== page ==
What is Titanium dioxide? Titanium dioxide (TiO2) is a metal oxide produced from titanium-bearing ores. TiO2 is used primarily as a pigment, to whiten products and reflect light. Titanium dioxide is an effective sun screen, and with consumers’ heightened awareness of the dangers of sunburn, more and more titanium dioxide is finding its way into personal care products. At the same time, recent advances in the nano-sciences have revealed that ultrafine, “nanoscale” particles of Titanium dioxide achieve sun protection far more effectively than larger particles, without a creating a blue or white tint to the skin, which has also increased the use of nanoscale TiO2 in personal care products only very recently.
TiO2 is EVERYWHERE:
- In the food we eat;
- In the pharmaceutical drugs we take;
- In the lotions, creams and soaps we put on our bodies
- In the cosmetics we used to enhance our appearance.
How does this affect me? Whether or not you know it, you are almost certainly eating and breathing Titanium dioxide, as well as putting it on your skin and hair. It might be perfectly safe, but it might not. The International Agency for Research on Cancer (“IARC”) says that a link between TiO2 exposure and cancer is possible. Everyone seems to agree that more scientific investigation is needed to be able to make decisions about which chemicals to eat, inhale and rub on our skin that are informed by reliable, fact-based information. Most people want to make these kinds of decisions for him- or her-self. If you are reading this, you are probably one of those people.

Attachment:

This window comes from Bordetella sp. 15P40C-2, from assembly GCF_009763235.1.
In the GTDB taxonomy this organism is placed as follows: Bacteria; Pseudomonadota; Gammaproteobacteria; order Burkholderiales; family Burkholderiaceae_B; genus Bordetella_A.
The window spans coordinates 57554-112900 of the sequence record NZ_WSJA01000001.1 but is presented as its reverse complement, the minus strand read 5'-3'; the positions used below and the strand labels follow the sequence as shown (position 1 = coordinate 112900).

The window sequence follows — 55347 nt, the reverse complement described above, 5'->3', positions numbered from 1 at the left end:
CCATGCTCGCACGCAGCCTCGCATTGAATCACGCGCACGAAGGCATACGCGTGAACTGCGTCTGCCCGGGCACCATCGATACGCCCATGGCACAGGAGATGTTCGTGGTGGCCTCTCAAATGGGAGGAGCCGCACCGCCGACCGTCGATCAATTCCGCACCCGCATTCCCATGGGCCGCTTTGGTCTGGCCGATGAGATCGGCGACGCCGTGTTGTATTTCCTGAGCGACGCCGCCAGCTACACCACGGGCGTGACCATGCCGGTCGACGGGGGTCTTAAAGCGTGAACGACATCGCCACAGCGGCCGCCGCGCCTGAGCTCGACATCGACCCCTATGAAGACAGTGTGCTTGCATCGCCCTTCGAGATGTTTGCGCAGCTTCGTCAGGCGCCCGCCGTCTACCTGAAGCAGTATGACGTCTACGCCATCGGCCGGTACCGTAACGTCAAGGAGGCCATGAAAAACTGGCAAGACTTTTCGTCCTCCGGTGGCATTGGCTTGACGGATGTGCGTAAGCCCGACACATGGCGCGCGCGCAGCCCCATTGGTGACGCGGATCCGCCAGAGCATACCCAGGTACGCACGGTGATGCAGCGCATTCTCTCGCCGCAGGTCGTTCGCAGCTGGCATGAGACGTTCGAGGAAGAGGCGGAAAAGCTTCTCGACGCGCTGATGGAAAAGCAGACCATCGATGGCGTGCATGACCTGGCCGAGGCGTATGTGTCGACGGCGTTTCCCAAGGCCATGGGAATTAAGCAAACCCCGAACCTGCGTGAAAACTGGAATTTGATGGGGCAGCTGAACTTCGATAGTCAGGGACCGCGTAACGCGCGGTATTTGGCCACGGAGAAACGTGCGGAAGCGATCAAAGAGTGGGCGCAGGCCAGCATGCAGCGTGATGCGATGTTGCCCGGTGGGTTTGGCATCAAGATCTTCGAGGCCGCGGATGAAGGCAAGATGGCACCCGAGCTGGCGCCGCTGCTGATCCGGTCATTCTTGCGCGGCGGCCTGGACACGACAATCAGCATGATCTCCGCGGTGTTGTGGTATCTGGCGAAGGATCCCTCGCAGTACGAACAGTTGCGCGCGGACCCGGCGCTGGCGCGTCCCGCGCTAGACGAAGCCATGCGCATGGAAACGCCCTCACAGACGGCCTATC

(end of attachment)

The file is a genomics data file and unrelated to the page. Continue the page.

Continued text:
Is Titanium dioxide safe? There is no scientific evidence to indicate that exposure to TiO2 causes humans any significant adverse health risks. In recent years, a number of animal studies — where researchers placed extremely high concentrations of Titanium dioxide particles inside the lungs of lab mice and lab rats — have indicated a link between TiO2 and cancer. After reviewing the scientific literature on TiO2 and cancer, in 2010 IARC published a monograph (Volume 93) that concluded “Titanium dioxide is possibly carcinogenic to humans (Group 2B).” (IARC Monograph, Vol. 93, at p. 275 (emphasis added)).
Does “possibly carcinogenic to humans” mean it’s safe? It means “we don’t know.” In most cases it appears that Titanium dioxide is an inert, harmless substance. As the IARC Monograph suggests, however, several serious questions about the potential health consequences of exposure to airborne TiO2 have not yet been answered:
- Does inhaling respirable-size TiO2 particles increase the risk of getting cancer or other serious disease or disease condition?
- Does exposure to ultrafine, nanoscale TiO2 particles cause any special adverse health consequences that have not been observed only because products made with specially engineered nanoparticles have been available to consumers for a relatively short period of time?
What do you mean when you talk about various sizes of TiO2 particles that we may be exposed to?
- Respirable-size particles measure less than 10 microns
- Ultrafine, nanoscale (“nanoparticles”) measure less — oftentimes much less — than 0.1 microns
- Pigment-size particles — those used most frequently in cosmetic product formulations — generally measure between 0.2 and 0.3 microns
Shouldn’t consumers be able to make informed decisions about what chemicals they put in and on their bodies? California voters answered that question almost 30 years ago with an emphatic “Yes — Hell yes!” when they enacted Proposition 65 (The Safe Drinking Water and Toxic Enforcement Act of 1986) by a 63%-37% vote. California voters enacted Prop 65 to
- Protect drinking water sources from toxic substances that cause cancer and birth defects and
- Reduce or eliminate exposures to toxic chemicals in consumer products by requiring warnings in advance